When the new iPad Mini 6 launched, users noticed a “jelly scrolling” effect on the tablet. Jelly scrolling occurs when one half of the display refreshes slower than the other half, creating a staggered scrolling effect. Here’s a video demonstrating the jelly scrolling effect on the iPad Mini 6.
If you’re wondering whether your display shows a jelly effect, here’s a free online test to check it.
In response to the complaints of jelly scrolling, Apple said this is normal behavior for LCD screens. “Because these screens do refresh line by line, there is a tiny delay between when the lines at the top of the screen and lines at the bottom are refreshed. This can cause uneven scrolling issues like the ones observed on the iPad,” a report on Ars Technica quotes Apple as saying.
Indeed, many devices show such staggered scrolling effects, but they’re not always this noticeable.
“I fired up last year’s iPad Mini, an Amazon Fire HD, and a Huawei Media Pad, and couldn’t find one that specifically bothered me with left-right refresh difference,” said Avi Greengart, a consumer tech analyst, in an email to Digital Trends. In the case of the new iPad Mini, while some users were OK with the jelly screen, many were upset because Apple showed no desire to fix the problem since it’s not a hardware or software issue.
So, the question arises: Is Apple right?
We asked tech and display experts with experience using Apple devices to find out. Here’s what they have to say:
“The iPad Mini has a 60Hz refresh rate, meaning the lines of code are refreshed 60 times per second, fast enough where the average person typically will see it as a solid image without lag or flickering,” said David Lynch of Payette Forward, a website dedicated to diagnosing and solving issues with Apple products. “The lines are supposed to move together as they are being refreshed. The fact that they aren’t, and that lots of people are noticing a “jelly scroll” effect, is indicative of an issue.”
Some users speculated there might be an issue with the hardware or software of the iPad Mini. Lynch believes it can’t be a processor-related problem, but may be an issue with coding. “A lot of processor power goes into scrolling, and the iPad Mini has more than enough processing power to support smooth scrolling,” he said in an email interview. “If there’s an issue with the code, Apple could correct it and theoretically fix the problem.”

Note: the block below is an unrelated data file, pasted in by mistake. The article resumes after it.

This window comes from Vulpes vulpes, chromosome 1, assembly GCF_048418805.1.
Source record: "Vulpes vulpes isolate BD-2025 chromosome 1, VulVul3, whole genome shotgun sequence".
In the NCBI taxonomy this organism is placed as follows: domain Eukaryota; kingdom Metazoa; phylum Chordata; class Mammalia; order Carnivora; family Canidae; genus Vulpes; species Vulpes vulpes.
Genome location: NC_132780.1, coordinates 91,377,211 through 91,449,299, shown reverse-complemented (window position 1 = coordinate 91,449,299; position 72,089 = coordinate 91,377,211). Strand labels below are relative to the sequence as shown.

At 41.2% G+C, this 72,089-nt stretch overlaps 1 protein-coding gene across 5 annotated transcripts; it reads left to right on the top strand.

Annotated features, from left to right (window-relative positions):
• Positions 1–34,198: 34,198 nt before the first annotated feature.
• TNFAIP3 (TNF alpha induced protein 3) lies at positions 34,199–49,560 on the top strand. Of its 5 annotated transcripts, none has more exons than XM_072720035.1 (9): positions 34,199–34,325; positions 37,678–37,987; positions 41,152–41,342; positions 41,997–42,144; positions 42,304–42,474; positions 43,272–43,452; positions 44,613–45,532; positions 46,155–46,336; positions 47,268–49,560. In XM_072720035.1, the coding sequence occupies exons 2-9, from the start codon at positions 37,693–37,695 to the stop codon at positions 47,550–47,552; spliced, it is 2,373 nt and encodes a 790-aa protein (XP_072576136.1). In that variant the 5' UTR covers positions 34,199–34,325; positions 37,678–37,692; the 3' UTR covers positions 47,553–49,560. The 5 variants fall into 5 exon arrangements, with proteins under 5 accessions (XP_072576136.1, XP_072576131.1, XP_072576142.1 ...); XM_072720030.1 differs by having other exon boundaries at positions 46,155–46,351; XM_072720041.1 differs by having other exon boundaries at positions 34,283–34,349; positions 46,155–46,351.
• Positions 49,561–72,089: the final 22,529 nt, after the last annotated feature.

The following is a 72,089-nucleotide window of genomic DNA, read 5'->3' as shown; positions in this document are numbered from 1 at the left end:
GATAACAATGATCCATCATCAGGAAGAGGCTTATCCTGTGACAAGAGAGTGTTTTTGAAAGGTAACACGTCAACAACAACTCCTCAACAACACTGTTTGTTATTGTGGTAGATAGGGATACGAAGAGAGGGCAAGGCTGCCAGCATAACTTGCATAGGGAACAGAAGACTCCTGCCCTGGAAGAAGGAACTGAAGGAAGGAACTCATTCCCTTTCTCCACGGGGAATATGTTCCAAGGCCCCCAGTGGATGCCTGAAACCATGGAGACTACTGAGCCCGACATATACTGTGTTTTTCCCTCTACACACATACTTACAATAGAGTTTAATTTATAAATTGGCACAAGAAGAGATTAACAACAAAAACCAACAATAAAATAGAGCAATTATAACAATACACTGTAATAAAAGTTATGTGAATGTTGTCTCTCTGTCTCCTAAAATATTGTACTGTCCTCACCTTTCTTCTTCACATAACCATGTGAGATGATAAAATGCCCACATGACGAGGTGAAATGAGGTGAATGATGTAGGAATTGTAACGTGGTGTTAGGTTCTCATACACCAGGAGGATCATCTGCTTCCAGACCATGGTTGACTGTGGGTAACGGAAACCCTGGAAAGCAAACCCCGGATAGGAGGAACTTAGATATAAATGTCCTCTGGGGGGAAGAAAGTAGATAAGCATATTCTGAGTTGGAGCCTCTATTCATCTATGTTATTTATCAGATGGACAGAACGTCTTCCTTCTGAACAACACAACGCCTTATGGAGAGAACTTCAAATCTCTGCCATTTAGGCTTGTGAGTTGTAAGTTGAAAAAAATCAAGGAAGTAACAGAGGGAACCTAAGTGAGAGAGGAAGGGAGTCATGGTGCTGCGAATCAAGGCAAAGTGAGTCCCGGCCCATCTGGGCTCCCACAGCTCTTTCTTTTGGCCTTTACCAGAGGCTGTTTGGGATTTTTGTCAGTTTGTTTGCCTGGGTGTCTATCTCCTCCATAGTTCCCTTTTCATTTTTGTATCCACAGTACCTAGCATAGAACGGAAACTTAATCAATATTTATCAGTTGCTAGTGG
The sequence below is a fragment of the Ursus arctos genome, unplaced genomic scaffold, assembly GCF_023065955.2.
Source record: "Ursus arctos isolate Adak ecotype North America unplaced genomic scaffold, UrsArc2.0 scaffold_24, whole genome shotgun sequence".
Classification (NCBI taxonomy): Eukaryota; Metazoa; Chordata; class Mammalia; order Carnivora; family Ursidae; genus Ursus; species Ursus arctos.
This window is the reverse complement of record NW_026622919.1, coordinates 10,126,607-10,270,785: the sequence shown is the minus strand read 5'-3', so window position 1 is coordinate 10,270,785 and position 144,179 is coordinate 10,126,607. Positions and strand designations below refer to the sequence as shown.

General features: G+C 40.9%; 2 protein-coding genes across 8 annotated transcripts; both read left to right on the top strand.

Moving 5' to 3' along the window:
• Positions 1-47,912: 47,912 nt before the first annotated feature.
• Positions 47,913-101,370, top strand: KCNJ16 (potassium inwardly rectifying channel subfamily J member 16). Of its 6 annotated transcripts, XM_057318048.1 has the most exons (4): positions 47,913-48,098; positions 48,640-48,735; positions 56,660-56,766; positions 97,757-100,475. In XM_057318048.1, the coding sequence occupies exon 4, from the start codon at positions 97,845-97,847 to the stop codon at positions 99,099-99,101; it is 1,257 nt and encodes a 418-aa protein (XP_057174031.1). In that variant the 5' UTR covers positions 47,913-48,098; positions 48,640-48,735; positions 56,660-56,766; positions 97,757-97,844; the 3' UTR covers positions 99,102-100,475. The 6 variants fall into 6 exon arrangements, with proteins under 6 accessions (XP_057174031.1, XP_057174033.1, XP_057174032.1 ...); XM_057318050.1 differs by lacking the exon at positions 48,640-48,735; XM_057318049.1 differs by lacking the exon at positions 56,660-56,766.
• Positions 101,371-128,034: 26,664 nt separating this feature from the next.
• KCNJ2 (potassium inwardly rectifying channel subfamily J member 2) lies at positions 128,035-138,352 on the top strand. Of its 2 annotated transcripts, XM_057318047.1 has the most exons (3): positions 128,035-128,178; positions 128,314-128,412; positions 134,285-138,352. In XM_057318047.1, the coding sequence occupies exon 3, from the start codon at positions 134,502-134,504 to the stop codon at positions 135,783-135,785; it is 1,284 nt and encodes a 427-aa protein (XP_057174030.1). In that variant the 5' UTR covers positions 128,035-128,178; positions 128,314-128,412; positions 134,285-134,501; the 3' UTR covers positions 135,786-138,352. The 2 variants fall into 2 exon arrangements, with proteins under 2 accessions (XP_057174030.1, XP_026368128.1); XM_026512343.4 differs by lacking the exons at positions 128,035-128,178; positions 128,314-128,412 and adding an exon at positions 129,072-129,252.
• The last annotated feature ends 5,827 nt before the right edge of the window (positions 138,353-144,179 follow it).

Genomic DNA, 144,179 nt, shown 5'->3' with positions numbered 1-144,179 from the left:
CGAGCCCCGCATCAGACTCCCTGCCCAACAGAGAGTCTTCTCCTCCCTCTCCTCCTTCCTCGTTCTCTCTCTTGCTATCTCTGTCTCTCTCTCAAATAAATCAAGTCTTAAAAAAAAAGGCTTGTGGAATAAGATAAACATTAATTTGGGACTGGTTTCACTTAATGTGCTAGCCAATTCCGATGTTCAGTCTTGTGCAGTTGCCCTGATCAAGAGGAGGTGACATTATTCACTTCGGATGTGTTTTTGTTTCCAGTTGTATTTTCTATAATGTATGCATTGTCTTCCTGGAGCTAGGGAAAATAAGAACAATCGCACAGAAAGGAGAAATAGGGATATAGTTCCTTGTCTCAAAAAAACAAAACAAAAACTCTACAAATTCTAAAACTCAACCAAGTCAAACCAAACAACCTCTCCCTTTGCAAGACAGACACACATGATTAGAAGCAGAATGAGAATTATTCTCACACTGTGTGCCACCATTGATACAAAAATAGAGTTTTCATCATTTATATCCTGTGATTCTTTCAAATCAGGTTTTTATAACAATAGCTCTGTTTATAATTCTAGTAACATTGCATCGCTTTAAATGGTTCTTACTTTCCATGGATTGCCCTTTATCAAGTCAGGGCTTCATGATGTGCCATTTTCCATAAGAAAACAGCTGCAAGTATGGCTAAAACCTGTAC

He also suggests a hardware problem as another possibility. “Apple will not admit they shipped a product with a defect unless they absolutely have to, but it is entirely possible the ‘jelly scroll’ effect is the result of a design flaw, and iFixIt’s teardown suggests that is a very real possibility,” he said.
Apple rarely acknowledges defects, often only fixing the problem later down the line with an adjustment to a future model or expanding warranty service options. One of the notable examples of this was with the iPhone 4, which notably suffered from the “Antennagate” defect that degraded signal quality. Apple’s response to consumers was that they were “holding it wrong.” The most Apple did for the issue was eventually provide free bumper cases to owners, though it also had to settle a class-action lawsuit for a princely $15 per customer.
Don’t expect anything similar for jelly scrolling. It’s far more subjective, and to some extent, it is a genuinely common occurrence, so it’ll be much harder to prove if it does end up in court as some customers are planning.
Beyond the debate of what causes the jelly scrolling effect, the question of the hour is: Can users live with the problem? Experts say it depends on each user’s level of comfort with technology and specific performance preferences. Faster refresh rate displays are more pleasant to use, Greengart says, but points out the subjective nature of it. “It is highly likely that some people are more sensitive to noticing [the jelly scrolling effect] than others.”
Many users admitted on social media and tech forums that they didn’t even realize the jelly scrolling effect was present before they read other users’ reports about it, including Digital Trends own mobile section editor, Ajay Kumar, who didn’t notice the problem on his own iPad Mini 6 until he was actively looking for it.
While this may not be a satisfactory answer for consumers who are bothered by the issue, it’s likely that many users can continue using the iPad Mini 6 and other devices with the jelly effect without really sacrificing performance and user experience.
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